28. Magic Sam - West Side Soul. Memories of going to the Rose Bowl (and getting sick!) and more down times in college.
29. T-Bone Walker - T-Bone Blues. One of a handful of albums I can (and will) pull out and enjoy when nothing else sounds appealing.
30. Buddy Holly - From The Original Master Tapes. Made me realize that Buddy Holly was in fact *cool*.

Ok, there's 30, take them or leave them. Some seem like lesser choices, but they bring back very distinct memories for me. Others are more "core" albums for me, but aren't linked to anything in particular. Some feel like a stretch, and it seems like I must be forgetting others. Yet for better or worse, these are the 30 I came up with this time. Enjoy.

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The Simpsons Archive

Vital stats:
DOB 2/16/79. I'm a web developer at the Wisconsin Department of Corrections. I like lots of old music, including The Who. I spend a lot of time working with computers. And my favorite TV show (when I actually decide to watch TV, that is), obviously, is The Simpsons.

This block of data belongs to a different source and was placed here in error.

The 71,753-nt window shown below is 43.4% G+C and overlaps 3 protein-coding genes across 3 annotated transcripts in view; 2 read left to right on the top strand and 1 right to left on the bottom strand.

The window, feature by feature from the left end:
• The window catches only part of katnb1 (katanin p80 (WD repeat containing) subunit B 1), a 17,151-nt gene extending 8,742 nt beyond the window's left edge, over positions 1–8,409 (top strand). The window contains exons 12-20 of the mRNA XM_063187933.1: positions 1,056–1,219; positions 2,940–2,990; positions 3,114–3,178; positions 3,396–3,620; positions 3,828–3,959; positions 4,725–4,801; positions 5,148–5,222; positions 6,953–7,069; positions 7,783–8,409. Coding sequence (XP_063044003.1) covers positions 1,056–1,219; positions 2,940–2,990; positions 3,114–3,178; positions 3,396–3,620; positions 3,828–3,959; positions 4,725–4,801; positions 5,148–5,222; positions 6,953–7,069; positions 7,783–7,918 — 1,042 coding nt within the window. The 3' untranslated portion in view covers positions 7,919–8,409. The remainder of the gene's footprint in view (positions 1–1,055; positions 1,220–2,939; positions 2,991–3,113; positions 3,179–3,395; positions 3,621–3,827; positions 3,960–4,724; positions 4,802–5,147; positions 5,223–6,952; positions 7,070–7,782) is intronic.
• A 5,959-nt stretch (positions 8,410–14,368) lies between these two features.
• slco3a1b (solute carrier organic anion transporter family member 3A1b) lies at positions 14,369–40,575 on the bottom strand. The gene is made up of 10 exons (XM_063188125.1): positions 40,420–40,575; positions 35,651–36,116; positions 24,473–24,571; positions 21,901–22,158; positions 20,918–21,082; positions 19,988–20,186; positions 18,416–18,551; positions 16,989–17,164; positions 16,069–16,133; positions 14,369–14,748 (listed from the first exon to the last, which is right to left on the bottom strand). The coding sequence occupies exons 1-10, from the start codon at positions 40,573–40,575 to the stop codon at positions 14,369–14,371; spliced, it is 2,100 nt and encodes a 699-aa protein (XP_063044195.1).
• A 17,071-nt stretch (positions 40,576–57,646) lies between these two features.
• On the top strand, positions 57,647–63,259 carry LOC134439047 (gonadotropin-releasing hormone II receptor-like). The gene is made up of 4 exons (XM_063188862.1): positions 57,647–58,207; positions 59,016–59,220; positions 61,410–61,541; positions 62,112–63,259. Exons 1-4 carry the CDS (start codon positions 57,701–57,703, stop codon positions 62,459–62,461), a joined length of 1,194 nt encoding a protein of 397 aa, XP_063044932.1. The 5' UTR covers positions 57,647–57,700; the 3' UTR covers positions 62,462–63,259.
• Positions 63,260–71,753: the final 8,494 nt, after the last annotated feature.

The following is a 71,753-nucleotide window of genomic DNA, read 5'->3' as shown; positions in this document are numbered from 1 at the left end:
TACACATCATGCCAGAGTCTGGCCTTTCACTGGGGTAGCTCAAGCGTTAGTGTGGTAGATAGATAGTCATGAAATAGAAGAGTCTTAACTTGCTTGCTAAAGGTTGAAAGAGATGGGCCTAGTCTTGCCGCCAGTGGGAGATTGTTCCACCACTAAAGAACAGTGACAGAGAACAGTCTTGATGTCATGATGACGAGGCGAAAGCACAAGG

In May 2002 I officially graduated from the University of Wisconsin with a BS in computer science. In 1997 (man that seems like a long time ago) I graduated from Washington Park HS. Yes, I know, that site isn't very impressive, and no, I haven't touched it for several years.

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One of the best experiences I have ever had was on a trip called Western Field Studies. This is a 33 day adventure throughout the western United States. Students travel on a school bus to national parks, monuments, forests, and places of historical interest and camp out (in tents or under the stars). I was a part of trip 25, which took place in the summer of 1996. A first for WFS was we took along a laptop computer and kept up a web site. That link will take you to the 1996 site, where there is a link to the current site.